The enigmatic Rei Kawakubo speaks to WWD in a very rare interview. Without doubt one of the most influential people in fashion over the past 2 decades, this is a small glimpse into the way she thinks…
WWD: You often say your mission is to create clothes that never existed. Do you ever feel you are exhausting the possibilities?
Rei Kawakubo: “As the weight of experience piles up, it has become increasingly difficult to find yet new ways of thinking and to make new things.”
WWD: Many people become more conservative, less daring, as they get older. How about you?
R.K.: “I think the media has some responsibility to bear for people becoming more conservative. Many parts of the media have created the situation where uninteresting fashion can thrive.”
WWD: Are your collections personal—about what you want to wear, or how you are feeling? Where does the impulse come from?
R.K.: “My intention is not to make clothes. My head would be too restricted if I only thought about making clothes.”
WWD: Was “Crush” any commentary on your flat, two-dimensional fall collection? Or did the idea come from somewhere else?
R.K.: “I can honestly never remember clearly what I was thinking about at the time. I was only trying to make something completely new. There is never more meaning than that. I was not thinking about the age of Internet when I was making the fall-winter 2012 collection.”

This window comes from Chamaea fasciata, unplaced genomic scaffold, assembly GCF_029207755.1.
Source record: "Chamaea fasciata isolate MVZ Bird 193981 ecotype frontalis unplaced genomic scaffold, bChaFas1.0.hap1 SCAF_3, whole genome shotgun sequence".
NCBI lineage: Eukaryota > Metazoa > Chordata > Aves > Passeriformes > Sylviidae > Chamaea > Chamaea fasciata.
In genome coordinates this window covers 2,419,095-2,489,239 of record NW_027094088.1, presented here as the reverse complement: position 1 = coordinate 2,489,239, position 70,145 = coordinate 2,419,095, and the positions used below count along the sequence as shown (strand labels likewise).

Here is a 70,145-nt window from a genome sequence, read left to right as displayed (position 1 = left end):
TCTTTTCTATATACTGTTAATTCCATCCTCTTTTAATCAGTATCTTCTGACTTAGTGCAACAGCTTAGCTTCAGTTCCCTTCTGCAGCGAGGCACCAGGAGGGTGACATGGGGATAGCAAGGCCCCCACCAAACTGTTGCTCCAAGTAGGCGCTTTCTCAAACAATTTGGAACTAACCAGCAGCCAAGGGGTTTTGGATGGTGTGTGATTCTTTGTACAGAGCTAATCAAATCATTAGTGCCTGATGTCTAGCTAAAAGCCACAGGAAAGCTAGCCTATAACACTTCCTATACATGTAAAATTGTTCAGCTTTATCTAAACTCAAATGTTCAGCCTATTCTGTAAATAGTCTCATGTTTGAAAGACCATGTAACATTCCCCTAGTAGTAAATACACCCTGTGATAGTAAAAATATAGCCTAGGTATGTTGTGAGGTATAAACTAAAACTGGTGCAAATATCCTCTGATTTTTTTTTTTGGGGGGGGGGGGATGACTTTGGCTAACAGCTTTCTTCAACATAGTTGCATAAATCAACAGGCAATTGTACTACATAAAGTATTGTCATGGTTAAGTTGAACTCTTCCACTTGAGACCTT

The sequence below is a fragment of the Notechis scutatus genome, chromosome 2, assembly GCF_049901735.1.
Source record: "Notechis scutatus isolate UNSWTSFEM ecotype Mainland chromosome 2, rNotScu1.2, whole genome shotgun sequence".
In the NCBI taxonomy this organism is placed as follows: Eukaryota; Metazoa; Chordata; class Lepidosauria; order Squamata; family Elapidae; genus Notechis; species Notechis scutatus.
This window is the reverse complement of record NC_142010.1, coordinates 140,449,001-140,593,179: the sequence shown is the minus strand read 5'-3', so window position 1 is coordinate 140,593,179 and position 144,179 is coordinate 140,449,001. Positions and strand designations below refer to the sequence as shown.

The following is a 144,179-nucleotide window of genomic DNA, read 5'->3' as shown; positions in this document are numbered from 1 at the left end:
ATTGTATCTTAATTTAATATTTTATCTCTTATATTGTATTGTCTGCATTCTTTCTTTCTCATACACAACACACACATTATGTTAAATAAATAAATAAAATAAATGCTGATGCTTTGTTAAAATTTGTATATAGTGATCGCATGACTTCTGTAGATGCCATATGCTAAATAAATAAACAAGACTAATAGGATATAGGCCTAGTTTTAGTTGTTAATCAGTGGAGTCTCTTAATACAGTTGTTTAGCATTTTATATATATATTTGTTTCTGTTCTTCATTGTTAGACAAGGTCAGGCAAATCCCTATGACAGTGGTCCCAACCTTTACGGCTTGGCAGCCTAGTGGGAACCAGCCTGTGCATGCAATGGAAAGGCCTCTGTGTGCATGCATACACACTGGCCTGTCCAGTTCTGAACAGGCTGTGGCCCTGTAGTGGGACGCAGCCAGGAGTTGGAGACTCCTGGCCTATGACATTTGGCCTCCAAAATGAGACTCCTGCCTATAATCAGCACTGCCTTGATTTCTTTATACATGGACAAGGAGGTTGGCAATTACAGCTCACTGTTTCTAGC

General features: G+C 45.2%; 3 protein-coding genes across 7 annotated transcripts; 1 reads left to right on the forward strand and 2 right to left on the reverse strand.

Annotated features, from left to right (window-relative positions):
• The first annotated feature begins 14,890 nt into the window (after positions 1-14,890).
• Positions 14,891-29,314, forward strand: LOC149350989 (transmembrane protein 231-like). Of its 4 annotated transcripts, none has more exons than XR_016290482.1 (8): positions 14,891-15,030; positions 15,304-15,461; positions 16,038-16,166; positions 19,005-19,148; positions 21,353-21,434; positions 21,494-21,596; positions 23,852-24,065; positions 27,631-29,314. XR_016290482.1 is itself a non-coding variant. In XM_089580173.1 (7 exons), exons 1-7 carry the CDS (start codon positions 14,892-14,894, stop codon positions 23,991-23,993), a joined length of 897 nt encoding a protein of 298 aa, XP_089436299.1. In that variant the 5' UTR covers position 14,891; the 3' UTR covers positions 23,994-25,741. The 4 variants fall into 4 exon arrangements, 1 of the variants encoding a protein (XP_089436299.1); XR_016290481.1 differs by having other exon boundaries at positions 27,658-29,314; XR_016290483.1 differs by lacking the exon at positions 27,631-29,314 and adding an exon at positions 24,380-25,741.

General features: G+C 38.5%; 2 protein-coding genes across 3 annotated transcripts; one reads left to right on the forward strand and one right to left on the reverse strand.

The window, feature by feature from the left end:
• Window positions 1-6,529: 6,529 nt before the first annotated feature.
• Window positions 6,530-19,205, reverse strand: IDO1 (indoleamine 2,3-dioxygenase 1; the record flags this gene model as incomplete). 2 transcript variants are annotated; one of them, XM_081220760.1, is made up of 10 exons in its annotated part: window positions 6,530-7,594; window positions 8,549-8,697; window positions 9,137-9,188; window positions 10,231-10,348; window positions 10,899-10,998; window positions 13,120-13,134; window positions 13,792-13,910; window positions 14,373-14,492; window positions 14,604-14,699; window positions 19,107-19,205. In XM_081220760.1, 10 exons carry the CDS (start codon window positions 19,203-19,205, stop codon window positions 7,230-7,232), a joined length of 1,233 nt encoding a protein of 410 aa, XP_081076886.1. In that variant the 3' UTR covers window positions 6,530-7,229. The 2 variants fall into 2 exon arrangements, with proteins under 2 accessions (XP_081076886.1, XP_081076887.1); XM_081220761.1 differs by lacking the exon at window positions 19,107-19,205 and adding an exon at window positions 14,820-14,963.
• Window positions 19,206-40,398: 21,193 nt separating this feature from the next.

WWD: Surely it’s not possible to produce a collection like “Crush” by sketching. Do you always drape, always sketch, a combo of the two, or some other approach?
R.K.: “Yes, you’re right. I made this collection on a table, and worked on the clothes like a sculptor would work on a sculpture. It was all made by hand.”
WWD: If you could have invented one garment, what would it be, and why?
R.K.: “I would have liked to invent the plain white shirt, with a skirt and pants to go with it.”
WWD: Fashion today seems to be more about big business and profits than pure creative expression. Do you agree, and if so, how do you feel about it?
R.K.: “Yes, it’s true.…And it’s weakening the power of creation. This is the worst of situations.”
WWD: You helped popularize design collaborations. Is it still a stimulating and fruitful path for you?
R.K.: “I am always thinking that some interesting possibility, some accidental synergy could occur in a collaboration, and people seem to like it. Even though it is difficult, it is easier for me to make my own things, by myself.”
WWD: You’ve also become a global, multibrand retailer with Dover Street Market. Has this shaped your approach to design?
R.K.: “I run a business as well, so we need ways to grow and develop, but this has not changed the way I approach design in any way whatsoever. My sense of values has not wavered since I founded the company 43 years ago.”
WWD: Do you ever worry about designing a collection that won’t sell, or that is difficult to sell?
R.K.: “Every day I think about the selling, but when doing a collection, all I want is for people to feel the power.”